What to expect from the Australian property market?

Hi I am a newbie and hope this is the sort of information that you are looking for? As I am on a learning curve I welcome your feedback or advice.

The question of what to expect from the Australian housing market is often asked. No one company or individual can accurately predict property industry trends unless they have a vested interest and this is part of their core business or part of their key marketing strategy to generate business leads.

How many times have you heard real estate agents promote their own suburb or territory? Well because it is in their best interest as their income depends on sales in their territory.

How many companies and individuals have come before us and predicted run away growth in Australia and the USA? The catch cry is ‘buy now as the market is only heading one way and that is up’.

Without a doubt at this point in time Australia is a strong economy.

However how sustainable is this growth over the medium to long term?

What can our children and grandchildren expect to pay for residential property in the future?
What could they afford?
Is this an important question?

Conflicts of interest in the provision of accurate information.

Whether it is real estate agents, buyer’s agents, property developers, finance brokers, finance providers, banks, builders and other property professionals, they all depend on writing business and sales to generate commissions and income. No business and no sale = no income. That’s pretty strong motivation to bias information towards their best interests. What do you think?

When it comes to future growth predictions history has proved these property spruikers wrong.

The property market can go up, go side ways and go down. Stock market investors can tell you this. Historically the Australian real estate market has demonstrated lower price volatility compared to the Australian stock market.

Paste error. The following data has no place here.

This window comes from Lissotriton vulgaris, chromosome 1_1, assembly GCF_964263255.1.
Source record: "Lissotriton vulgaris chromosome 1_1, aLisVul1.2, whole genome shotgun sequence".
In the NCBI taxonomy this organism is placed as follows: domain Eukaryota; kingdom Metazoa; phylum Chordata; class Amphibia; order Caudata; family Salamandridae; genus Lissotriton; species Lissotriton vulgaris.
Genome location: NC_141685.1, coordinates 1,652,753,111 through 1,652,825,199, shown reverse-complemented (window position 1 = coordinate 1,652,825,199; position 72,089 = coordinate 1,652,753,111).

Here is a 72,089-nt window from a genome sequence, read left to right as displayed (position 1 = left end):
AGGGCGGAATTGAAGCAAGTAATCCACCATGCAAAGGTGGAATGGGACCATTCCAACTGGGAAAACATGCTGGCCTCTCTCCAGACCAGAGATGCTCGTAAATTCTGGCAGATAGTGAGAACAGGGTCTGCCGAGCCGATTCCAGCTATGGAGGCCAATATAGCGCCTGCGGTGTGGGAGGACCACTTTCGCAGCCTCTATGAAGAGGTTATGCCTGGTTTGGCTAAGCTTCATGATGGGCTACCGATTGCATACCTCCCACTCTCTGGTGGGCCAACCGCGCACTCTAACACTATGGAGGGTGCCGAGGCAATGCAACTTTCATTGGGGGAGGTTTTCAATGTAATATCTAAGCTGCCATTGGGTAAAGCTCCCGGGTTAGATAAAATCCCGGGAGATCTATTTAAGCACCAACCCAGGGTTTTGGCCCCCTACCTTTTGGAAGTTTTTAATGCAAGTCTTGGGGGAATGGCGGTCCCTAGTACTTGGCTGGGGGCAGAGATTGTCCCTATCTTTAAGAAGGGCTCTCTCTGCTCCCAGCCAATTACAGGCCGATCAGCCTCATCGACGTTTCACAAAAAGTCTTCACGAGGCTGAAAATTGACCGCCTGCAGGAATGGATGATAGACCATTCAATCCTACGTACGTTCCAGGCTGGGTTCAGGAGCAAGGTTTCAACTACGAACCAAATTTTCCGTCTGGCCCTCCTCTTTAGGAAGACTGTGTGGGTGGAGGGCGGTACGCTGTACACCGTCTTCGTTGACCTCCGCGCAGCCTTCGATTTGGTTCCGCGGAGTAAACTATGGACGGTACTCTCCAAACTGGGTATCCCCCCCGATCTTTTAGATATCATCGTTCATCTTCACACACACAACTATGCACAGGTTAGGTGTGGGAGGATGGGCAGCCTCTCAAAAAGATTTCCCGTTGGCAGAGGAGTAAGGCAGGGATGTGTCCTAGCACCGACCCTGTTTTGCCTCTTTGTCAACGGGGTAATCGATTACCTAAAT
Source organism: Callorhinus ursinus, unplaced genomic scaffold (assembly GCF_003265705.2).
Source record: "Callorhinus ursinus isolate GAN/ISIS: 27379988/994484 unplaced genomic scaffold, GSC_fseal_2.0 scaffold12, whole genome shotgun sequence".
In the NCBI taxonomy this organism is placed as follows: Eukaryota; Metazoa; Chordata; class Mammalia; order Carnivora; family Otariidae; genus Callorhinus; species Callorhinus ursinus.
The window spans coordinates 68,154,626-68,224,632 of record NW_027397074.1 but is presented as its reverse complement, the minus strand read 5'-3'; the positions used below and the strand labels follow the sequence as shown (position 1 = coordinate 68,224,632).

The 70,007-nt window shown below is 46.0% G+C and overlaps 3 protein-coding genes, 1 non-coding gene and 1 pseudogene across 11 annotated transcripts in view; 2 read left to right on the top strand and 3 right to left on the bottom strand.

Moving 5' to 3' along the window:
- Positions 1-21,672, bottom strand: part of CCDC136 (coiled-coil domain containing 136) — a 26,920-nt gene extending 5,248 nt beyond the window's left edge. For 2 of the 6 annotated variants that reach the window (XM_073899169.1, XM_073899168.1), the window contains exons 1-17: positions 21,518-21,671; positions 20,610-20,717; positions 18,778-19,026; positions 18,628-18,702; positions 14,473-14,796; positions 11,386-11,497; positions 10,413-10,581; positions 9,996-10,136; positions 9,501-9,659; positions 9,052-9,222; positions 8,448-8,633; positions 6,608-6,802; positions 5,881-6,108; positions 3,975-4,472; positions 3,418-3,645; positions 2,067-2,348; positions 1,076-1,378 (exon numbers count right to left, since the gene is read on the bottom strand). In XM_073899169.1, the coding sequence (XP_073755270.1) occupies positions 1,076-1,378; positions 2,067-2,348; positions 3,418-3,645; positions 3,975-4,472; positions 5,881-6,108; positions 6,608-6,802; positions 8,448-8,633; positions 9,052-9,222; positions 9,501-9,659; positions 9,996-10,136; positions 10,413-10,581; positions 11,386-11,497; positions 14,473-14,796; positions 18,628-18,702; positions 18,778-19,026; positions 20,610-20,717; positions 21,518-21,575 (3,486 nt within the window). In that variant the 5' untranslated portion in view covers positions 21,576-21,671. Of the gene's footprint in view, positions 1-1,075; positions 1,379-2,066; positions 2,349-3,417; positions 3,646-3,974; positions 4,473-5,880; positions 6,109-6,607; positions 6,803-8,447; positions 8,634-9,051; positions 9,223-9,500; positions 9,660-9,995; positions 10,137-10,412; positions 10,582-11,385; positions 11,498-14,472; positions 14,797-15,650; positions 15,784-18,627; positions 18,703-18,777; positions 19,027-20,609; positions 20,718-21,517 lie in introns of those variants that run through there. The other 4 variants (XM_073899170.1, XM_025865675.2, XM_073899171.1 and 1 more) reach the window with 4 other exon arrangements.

What if property price growth is flat or negative?

Is property investment debt good debt if property price growth is flat or negative? Of course not. It can become a loss if the investor needs to sell up. In Australia price drops had been modest at around 5% to 15% in specific suburbs whereas in the USA price drops were 10% to 40%. Ouch.

Of course if property price growth is flat or negative this can spell disaster for new owner occupiers and new first home owners. They may not be able to refinance (negative growth has resulted in loss of equity) or sell up otherwise they may sustain a loss. This becomes toxic debt. What options do owner occupiers have in this situation? Hang in there paying a mortgage until prices go up in 1 year, 5 years or 10 years? Or sell up and take a loss?

The Global Financial Crisis (GFC) created flat property growth, negative property growth, premature forced sales and bank fire sales in developed nations across the globe.

So what can you expect from the Australian housing market in the future? What can you monitor and measure so you can keep an eye on the ball?

Generally speaking it is the drivers of property growth.

Housing and land demand is high in Australia

Housing and land demand is driven by population growth and can be measured Australia wide, state by state and within each Local Government Authority. Demographics in Australia & migration between Australian states affect housing demand. Many other factors affect housing demand and can be measured statistically.

Housing and land supply is improving

Private dwelling supply of established housing is influenced by normal market forces. Home owners and investors decide when to sell and at what price to list the property.